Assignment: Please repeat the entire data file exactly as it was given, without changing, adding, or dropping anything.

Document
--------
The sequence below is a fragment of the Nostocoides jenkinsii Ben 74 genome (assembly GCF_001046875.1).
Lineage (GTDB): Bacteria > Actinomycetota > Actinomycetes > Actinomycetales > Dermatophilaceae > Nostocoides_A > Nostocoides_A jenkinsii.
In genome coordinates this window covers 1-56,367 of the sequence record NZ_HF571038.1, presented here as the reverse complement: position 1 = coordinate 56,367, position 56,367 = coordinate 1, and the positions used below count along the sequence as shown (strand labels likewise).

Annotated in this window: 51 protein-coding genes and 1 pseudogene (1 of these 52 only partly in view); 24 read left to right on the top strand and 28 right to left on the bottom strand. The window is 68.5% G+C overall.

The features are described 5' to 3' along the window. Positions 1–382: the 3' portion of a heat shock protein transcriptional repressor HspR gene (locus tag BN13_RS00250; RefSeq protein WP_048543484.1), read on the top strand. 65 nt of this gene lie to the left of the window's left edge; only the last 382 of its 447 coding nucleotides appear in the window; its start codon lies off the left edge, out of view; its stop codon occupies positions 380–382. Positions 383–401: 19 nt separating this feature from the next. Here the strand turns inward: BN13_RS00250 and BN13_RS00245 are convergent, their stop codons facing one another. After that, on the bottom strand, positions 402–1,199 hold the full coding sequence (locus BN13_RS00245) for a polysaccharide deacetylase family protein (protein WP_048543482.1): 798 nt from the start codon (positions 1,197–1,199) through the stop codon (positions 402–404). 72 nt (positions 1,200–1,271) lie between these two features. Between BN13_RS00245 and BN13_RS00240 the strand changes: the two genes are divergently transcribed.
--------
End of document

The sequence below is a fragment of the Nostocoides jenkinsii Ben 74 genome (assembly GCF_001046875.1).
Lineage (GTDB): Bacteria > Actinomycetota > Actinomycetes > Actinomycetales > Dermatophilaceae > Nostocoides_A > Nostocoides_A jenkinsii.
In genome coordinates this window covers 1-56,367 of the sequence record NZ_HF571038.1, presented here as the reverse complement: position 1 = coordinate 56,367, position 56,367 = coordinate 1, and the positions used below count along the sequence as shown (strand labels likewise).

Annotated in this window: 51 protein-coding genes and 1 pseudogene (1 of these 52 only partly in view); 24 read left to right on the top strand and 28 right to left on the bottom strand. The window is 68.5% G+C overall.

The features are described 5' to 3' along the window. Positions 1–382: the 3' portion of a heat shock protein transcriptional repressor HspR gene (locus tag BN13_RS00250; RefSeq protein WP_048543484.1), read on the top strand. 65 nt of this gene lie to the left of the window's left edge; only the last 382 of its 447 coding nucleotides appear in the window; its start codon lies off the left edge, out of view; its stop codon occupies positions 380–382. Positions 383–401: 19 nt separating this feature from the next. Here the strand turns inward: BN13_RS00250 and BN13_RS00245 are convergent, their stop codons facing one another. After that, on the bottom strand, positions 402–1,199 hold the full coding sequence (locus BN13_RS00245) for a polysaccharide deacetylase family protein (protein WP_048543482.1): 798 nt from the start codon (positions 1,197–1,199) through the stop codon (positions 402–404). 72 nt (positions 1,200–1,271) lie between these two features. Between BN13_RS00245 and BN13_RS00240 the strand changes: the two genes are divergently transcribed.